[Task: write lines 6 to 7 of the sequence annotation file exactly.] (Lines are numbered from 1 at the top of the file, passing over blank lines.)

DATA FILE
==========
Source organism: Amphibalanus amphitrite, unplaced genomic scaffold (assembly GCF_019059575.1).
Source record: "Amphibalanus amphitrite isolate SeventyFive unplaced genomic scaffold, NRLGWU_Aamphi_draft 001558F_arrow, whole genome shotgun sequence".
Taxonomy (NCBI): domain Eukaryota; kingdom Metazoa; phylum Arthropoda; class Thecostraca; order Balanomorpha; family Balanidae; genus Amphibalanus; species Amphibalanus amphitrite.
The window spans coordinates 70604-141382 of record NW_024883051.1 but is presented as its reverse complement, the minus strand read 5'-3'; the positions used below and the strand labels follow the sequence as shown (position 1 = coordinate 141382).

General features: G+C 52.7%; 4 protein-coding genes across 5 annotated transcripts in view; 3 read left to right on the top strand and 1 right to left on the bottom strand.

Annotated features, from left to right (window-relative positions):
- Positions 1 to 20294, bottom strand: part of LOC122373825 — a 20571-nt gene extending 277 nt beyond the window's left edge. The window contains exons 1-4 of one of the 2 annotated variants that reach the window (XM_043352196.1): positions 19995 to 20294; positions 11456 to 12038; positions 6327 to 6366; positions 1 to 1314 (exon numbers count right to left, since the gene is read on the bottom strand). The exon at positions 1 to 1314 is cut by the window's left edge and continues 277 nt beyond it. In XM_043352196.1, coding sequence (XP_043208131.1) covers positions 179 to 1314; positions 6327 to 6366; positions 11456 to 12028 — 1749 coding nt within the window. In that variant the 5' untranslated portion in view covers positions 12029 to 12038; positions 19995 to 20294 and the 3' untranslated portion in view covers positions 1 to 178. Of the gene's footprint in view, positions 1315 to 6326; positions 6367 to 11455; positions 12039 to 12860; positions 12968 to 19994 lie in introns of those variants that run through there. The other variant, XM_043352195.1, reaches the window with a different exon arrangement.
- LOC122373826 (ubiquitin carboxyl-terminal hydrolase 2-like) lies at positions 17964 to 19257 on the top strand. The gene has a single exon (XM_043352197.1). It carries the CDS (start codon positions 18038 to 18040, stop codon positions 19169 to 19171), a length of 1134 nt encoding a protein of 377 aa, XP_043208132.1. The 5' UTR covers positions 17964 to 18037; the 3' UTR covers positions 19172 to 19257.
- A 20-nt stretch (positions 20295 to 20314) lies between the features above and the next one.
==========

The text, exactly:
Annotated features, from left to right (window-relative positions):
- Positions 1 to 20294, bottom strand: part of LOC122373825 — a 20571-nt gene extending 277 nt beyond the window's left edge. The window contains exons 1-4 of one of the 2 annotated variants that reach the window (XM_043352196.1): positions 19995 to 20294; positions 11456 to 12038; positions 6327 to 6366; positions 1 to 1314 (exon numbers count right to left, since the gene is read on the bottom strand). The exon at positions 1 to 1314 is cut by the window's left edge and continues 277 nt beyond it. In XM_043352196.1, coding sequence (XP_043208131.1) covers positions 179 to 1314; positions 6327 to 6366; positions 11456 to 12028 — 1749 coding nt within the window. In that variant the 5' untranslated portion in view covers positions 12029 to 12038; positions 19995 to 20294 and the 3' untranslated portion in view covers positions 1 to 178. Of the gene's footprint in view, positions 1315 to 6326; positions 6367 to 11455; positions 12039 to 12860; positions 12968 to 19994 lie in introns of those variants that run through there. The other variant, XM_043352195.1, reaches the window with a different exon arrangement.